Sanandaj seemed to be the more popular option, but the sights which we were interested in, tipped the balance in favour of Kermanshah!
How to get to Kermanshah
We booked a night bus from our previous destination Tabriz to Kermanshah from the large Tabriz bus station on our first day in Tabriz, although it seems that we could have easily booked it on the same day we wanted to leave Tabriz. Indeed, the guy taking our booking just wrote our names down on a piece of paper and wasn’t too fussed with other details.
The bus left at 6pm and arrived in Kermanshah at 5am, an 11-hour ‘VIP’ bus ride which set us back 860,000 rial (86,000 toman) each, with a single stop on whole journey. The VIP night buses in Iran are pretty comfortable. Read more about bus travel when traveling independently in Iran here.
How to get to Palangan Village
Once we were in Kermanshah, we asked the receptionist of Kermanshah Oak Hostel, where we were staying, about going to Palangan village. We had figured that we could take a local bus or a shared taxi from Kermanshah to Kamyaran (the gateway village mid-way between Kermanshah and Sanandaj), and from there find another shared taxi going to Palangan.
Although the above-mentioned route is possible, we were told that we needed to be very lucky to make it work due to the limited traffic options, without staying overnight in Palangan. We therefore decided to go to Palangan with a private taxi which the hostel kindly organised for us for a cost of 1,200,000 rial (120,000 toman – this translated to around €16 at the time of traveling, however the currency fluctuations are extremely high in Iran, and it is now around €4 at the time of writing).
The driver waited for us until we explored Palangan for a few hours, had lunch and explored some more. We should also point out that the scenery on the Kermanshah – Palangan route was incredible, and the driver was happy to stop every time we came across a good photo opportunity on the way!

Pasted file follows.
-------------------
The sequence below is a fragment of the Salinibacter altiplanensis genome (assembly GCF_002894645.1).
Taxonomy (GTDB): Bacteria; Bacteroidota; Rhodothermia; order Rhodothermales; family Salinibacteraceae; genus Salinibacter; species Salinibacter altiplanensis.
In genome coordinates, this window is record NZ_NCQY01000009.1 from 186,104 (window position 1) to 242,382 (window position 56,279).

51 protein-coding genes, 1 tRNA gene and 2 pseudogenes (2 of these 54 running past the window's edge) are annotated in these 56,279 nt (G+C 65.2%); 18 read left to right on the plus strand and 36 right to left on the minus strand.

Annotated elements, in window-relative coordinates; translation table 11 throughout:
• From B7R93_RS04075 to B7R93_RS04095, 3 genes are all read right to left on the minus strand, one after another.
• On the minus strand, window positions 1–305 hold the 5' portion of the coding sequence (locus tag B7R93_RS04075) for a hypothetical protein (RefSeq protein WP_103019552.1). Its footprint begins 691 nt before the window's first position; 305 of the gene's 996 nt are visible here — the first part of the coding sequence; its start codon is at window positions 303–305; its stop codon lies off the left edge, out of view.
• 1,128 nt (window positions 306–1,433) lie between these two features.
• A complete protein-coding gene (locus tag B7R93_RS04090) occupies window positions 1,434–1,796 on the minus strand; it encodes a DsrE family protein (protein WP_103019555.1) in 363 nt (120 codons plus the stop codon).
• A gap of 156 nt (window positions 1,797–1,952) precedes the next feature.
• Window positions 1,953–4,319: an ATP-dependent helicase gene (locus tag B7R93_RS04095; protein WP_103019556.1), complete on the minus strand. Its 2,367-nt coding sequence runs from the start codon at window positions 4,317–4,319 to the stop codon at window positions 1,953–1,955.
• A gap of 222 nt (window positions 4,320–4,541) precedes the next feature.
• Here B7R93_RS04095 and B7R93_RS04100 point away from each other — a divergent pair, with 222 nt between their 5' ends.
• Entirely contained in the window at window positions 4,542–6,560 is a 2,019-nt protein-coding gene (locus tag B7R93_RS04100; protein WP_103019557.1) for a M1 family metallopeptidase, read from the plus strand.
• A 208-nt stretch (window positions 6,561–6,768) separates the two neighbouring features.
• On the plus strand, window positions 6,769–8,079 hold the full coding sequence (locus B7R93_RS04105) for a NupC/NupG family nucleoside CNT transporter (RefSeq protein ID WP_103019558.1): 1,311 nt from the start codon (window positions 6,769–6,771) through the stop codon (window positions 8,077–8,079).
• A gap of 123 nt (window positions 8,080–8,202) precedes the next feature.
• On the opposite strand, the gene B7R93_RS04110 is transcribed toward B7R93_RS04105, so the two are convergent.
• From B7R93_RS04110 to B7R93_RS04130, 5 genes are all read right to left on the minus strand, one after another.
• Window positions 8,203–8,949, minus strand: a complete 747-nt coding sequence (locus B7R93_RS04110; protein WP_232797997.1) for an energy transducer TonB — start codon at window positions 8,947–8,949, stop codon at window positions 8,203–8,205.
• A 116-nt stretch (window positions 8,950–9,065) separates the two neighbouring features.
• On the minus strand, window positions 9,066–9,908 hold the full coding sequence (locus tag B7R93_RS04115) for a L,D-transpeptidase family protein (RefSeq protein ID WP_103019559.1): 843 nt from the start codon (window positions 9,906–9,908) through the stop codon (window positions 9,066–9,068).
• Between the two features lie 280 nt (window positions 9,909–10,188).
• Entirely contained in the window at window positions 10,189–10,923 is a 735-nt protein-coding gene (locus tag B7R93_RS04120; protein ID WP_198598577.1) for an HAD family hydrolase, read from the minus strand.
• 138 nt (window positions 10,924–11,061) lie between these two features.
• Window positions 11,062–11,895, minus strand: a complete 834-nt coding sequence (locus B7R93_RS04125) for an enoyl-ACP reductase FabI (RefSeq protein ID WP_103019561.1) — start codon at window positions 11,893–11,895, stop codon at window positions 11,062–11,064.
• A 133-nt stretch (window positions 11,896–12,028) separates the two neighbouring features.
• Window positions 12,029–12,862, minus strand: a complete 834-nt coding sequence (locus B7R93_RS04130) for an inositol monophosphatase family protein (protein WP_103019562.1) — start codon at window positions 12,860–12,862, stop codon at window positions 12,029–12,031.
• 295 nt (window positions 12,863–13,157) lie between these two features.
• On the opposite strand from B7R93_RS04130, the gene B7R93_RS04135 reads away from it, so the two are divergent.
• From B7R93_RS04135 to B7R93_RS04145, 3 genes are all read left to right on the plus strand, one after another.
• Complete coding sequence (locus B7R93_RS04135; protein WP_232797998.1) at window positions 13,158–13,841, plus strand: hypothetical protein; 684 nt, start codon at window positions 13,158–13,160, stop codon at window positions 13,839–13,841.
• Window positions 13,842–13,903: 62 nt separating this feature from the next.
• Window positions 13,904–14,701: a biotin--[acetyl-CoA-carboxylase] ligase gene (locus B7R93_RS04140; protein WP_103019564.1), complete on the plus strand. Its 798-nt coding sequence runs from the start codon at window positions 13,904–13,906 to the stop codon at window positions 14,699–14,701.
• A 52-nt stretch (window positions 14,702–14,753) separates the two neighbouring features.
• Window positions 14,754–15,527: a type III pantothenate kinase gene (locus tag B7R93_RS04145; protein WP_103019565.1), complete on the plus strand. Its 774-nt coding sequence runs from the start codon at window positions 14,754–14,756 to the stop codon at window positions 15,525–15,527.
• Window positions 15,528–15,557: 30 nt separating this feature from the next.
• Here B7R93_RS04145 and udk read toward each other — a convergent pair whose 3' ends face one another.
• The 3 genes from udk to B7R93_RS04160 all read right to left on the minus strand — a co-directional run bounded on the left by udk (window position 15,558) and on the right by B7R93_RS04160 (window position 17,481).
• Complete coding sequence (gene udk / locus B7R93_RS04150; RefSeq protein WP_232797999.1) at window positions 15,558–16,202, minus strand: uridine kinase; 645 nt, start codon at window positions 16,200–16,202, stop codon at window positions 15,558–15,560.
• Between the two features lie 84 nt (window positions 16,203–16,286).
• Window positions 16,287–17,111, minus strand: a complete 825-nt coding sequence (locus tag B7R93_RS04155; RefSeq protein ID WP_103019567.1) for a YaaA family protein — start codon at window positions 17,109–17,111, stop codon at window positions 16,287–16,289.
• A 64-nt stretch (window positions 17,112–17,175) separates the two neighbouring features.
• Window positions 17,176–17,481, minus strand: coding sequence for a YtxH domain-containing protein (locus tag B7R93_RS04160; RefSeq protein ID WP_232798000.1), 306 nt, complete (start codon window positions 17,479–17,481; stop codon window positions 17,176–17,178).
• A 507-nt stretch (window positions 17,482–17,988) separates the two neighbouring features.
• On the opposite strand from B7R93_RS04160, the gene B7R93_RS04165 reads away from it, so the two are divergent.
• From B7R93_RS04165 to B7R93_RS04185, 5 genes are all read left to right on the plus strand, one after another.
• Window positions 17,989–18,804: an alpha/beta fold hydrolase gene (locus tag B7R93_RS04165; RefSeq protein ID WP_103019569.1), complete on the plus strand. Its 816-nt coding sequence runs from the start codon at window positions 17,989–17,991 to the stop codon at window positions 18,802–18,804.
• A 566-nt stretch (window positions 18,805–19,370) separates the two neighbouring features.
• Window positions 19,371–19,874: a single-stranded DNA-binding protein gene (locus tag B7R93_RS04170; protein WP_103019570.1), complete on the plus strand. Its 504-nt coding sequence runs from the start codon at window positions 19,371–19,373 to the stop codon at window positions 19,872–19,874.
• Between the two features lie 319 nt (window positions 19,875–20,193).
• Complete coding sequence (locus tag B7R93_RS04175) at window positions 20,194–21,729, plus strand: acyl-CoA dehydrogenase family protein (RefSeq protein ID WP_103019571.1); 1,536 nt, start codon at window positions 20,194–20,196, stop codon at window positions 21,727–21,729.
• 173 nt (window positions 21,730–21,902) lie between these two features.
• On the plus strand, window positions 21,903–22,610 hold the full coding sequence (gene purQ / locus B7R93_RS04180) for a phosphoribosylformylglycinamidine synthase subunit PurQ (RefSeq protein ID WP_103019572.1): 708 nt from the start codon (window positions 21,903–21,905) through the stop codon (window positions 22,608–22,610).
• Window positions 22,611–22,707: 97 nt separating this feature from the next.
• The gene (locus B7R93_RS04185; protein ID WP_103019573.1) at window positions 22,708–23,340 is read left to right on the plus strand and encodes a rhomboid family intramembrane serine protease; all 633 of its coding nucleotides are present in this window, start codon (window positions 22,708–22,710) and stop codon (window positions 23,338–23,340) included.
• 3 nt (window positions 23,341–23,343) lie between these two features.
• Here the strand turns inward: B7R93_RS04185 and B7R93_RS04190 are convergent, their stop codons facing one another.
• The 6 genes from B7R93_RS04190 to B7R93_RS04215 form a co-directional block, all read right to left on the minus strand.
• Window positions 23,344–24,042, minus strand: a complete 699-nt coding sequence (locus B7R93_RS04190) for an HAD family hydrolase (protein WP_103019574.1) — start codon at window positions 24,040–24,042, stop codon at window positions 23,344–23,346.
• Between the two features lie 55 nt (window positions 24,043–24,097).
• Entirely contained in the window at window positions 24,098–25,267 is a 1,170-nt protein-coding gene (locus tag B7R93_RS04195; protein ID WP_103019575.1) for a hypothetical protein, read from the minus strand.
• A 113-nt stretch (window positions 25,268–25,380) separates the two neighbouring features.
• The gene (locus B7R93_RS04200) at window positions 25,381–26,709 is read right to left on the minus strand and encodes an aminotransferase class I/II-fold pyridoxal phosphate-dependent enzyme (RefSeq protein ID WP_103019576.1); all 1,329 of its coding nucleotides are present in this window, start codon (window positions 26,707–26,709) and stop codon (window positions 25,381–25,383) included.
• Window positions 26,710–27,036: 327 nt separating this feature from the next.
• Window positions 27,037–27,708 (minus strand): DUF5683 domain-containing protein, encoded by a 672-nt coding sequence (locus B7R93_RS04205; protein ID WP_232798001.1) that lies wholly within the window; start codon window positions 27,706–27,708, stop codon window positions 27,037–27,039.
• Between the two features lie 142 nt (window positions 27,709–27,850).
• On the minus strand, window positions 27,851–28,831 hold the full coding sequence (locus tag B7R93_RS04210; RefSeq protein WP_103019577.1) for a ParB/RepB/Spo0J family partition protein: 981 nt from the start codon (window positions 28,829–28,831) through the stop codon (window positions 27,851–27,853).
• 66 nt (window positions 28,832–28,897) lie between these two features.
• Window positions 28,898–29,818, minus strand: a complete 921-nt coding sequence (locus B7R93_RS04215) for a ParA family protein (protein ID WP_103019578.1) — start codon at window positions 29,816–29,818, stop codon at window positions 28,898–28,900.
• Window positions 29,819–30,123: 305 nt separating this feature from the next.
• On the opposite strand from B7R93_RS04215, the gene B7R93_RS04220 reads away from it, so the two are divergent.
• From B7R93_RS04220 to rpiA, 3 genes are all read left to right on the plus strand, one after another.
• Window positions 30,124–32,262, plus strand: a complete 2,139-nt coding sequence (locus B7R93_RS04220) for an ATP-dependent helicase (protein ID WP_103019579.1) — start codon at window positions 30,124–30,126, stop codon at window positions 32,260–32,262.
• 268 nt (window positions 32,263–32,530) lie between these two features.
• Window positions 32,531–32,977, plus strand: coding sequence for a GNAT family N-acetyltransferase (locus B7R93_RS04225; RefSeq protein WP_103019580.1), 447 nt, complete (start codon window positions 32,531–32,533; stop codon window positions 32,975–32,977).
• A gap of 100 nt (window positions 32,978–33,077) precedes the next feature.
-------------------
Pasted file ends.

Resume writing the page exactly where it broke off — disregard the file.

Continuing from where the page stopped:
Accommodation in Kermanshah
Our choice of accommodation was Kermanshah Oak Hostel, which suited our needs perfectly, for the cost of €28 for a one-night stay. Even though we arrived on the previous day at 5am and were provided with a room immediately, they very kindly charged us only for a one night’s stay.
You can find other accommodation options here.
Accommodation in Palangan village
There are no hotels, hostels or official guesthouses in Palangan village, so if you’re looking to stay overnight in Palangan village, your best bet is to find a local family with an informal homestay that will take you in. There is little information about how to do that, so perhaps, asking an agency such as 1st Quest would be your best bet. You can always turn up in Palangan village and ask around of course, if you are happy taking the risk!
All in all, we found Palangan village to be rather fascinating, and, although there is not much to do in the village itself. On our next trip, we plan on finding accommodation in Iranian Kurdistan, either in Palangan village itself, or in a similar village which we can use as our base to further explore the area and experience more of local Kurdish life.
Things to do in Kermanshah besides visiting Palangan village
Despite the fact that our intention of stopping by Kermanshah was only to use it a base for going to Palangan village, we were delighted to hear that there were a few things to do in Kermanshah which sounded interesting. Indeed, Kermanshah ended up being one of those surprising destinations for which we had absolutely no expectations, but eventually found to be absolutely lovely.
Here is what we believe are the best things to do in Kermanshah in one day:
See the rock carvings and inscriptions on Mount Bisotun
Strictly speaking, Mount Bisotun is not within Kermanshah city but in a city called Bisotun in the Kermanshah province, but it is extremely easy to get to Mount Bisotun from Kermanshah city.
The carvings and inscriptions on the side of the mountain at Bisotun date from 521 BC and are written in three ancient languages which are no longer used. The main inscriptions and carvings were covered in scaffolding when we went, but there are many others which we thought were fascinating!